The annual all-school Christmas pageant was a month away and my sixth-grade class at St. Peter’s Elementary School in Geneva, Illinois were pondering their options. In a brainstorming session, someone suggests “A Charlie Brown Christmas,” and the entire class unanimously applauds the idea. After all, this was 1968 and the Peanuts gang was riding a crest of popularity second to none. Sure, TV shows like Laugh-In, Star Trek and Mod Squad were regular favorites. But when a Charlie Brown special aired, you just didn’t miss it.
Most of the boys wanted to be PigPen and the girls were divided between Lucy, Sally, Violet or Peppermint Patty. As for me, I set my sights on the role of Linus and did something I had never done before: I memorized a portion of the Bible. Seven verses! Luke 2:8-14. It never dawned on me I was committing Scripture to memory. I thought I was simply memorizing a long speech from a script.
This 11-year-old totally nailed my audition. I started with the words, “Lights please,” continued with, “And there were in the same district, shepherds abiding in the field keeping watch over their flock by night … ” and finished with the memorable line, “And that’s what Christmas is all about, Charlie Brown.” (See below for a video of Linus’s speech.) It probably also helped that I was one of the shorter boys in the class and already had a Linus-style haircut.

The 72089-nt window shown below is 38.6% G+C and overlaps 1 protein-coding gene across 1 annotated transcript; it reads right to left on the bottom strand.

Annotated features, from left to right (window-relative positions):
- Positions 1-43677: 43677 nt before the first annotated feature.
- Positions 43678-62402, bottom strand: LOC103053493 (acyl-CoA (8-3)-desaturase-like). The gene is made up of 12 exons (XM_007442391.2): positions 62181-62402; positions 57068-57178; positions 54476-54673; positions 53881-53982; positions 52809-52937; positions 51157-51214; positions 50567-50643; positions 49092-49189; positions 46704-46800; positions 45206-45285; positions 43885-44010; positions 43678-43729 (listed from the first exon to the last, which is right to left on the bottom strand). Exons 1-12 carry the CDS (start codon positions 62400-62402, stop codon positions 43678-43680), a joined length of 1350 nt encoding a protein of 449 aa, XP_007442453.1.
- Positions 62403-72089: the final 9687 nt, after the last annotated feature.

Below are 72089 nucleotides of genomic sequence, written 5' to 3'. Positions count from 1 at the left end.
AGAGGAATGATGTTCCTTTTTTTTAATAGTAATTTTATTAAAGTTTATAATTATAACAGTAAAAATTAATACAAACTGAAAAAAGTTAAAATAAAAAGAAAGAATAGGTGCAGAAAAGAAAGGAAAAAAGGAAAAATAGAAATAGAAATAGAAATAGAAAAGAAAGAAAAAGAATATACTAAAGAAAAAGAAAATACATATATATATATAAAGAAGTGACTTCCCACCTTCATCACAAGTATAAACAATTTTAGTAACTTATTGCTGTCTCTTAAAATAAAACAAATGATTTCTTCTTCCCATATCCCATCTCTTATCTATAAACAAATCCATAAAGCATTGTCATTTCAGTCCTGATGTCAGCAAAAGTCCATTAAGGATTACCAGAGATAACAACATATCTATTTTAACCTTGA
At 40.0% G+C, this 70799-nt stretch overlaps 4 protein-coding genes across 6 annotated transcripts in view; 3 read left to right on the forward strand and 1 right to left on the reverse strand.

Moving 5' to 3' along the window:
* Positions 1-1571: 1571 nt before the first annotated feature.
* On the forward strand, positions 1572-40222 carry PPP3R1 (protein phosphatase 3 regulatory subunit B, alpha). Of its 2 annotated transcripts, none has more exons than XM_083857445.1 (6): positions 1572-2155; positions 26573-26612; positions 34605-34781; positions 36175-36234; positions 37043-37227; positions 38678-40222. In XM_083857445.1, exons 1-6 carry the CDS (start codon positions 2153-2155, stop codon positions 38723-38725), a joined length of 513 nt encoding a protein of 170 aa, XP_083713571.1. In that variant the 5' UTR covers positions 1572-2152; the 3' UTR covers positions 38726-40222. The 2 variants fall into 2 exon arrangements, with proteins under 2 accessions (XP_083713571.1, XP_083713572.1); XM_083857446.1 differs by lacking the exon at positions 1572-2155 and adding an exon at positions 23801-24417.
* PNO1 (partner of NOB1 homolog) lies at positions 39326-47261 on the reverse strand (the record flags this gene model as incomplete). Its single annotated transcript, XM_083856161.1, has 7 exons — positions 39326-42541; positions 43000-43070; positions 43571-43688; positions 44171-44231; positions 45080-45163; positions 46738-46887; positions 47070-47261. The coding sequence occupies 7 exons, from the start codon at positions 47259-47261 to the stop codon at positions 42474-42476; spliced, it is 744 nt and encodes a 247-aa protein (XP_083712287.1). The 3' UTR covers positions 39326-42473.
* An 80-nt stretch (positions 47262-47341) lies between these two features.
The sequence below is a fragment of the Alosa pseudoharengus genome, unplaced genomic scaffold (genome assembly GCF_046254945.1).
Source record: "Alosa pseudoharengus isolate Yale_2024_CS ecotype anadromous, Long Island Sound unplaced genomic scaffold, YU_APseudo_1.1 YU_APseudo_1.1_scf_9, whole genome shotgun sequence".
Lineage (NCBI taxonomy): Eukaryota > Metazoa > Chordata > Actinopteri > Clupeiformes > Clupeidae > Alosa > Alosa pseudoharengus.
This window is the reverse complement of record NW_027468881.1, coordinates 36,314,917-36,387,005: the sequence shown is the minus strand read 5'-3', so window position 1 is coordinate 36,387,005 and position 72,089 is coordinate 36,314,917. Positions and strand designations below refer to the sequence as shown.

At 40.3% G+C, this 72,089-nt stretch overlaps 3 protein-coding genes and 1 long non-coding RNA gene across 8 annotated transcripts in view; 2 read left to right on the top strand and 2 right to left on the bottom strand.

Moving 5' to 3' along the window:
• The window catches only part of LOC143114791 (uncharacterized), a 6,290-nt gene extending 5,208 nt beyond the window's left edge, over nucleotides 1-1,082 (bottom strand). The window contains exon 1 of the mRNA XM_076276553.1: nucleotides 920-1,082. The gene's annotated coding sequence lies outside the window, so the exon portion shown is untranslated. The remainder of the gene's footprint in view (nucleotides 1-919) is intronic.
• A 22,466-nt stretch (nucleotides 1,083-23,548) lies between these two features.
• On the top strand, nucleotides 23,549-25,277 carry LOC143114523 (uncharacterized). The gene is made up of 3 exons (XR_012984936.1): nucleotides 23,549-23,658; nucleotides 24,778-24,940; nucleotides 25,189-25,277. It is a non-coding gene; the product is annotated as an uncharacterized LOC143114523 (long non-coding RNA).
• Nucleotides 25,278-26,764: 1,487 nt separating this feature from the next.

The show was the hit of the pageant. As my memory serves, we earned a thunderous standing ovation. Was it a turning point in my life? Perhaps. I was just playing a role, but as Linus I was actually sharing the greatest news in the history of the world. Something like that can have an impact on a pre-teen.
Since then, my appreciation for the Bible and committing portion of it to memory has greatly expanded. And I have been on stage a few more times since sixth grade. As a producer for Christian radio and author of several Christian books, I can even trace my chosen career back to that performance.
Dad, never underestimate how a door can open in elementary or middle school that changes your child’s life forever.
What about you, Dad?
What childhood events pointed you toward your career, hobby, or other aspect of your adult life. What if you knew then what you know now? Maybe share the entire story with your own kids.
Jay Payleitner is the bestselling author of 52 Things Kids Need from a Dad, What If God Wrote Your Bucket List? and Day-by-Day Devotions for Dads. Jay and his high school sweetheart, Rita, live in St. Charles, Illinois where they raised five awesome kids, loved on ten foster babies, and are cherishing grandparenthood. Track him down at jaypayleitner.com.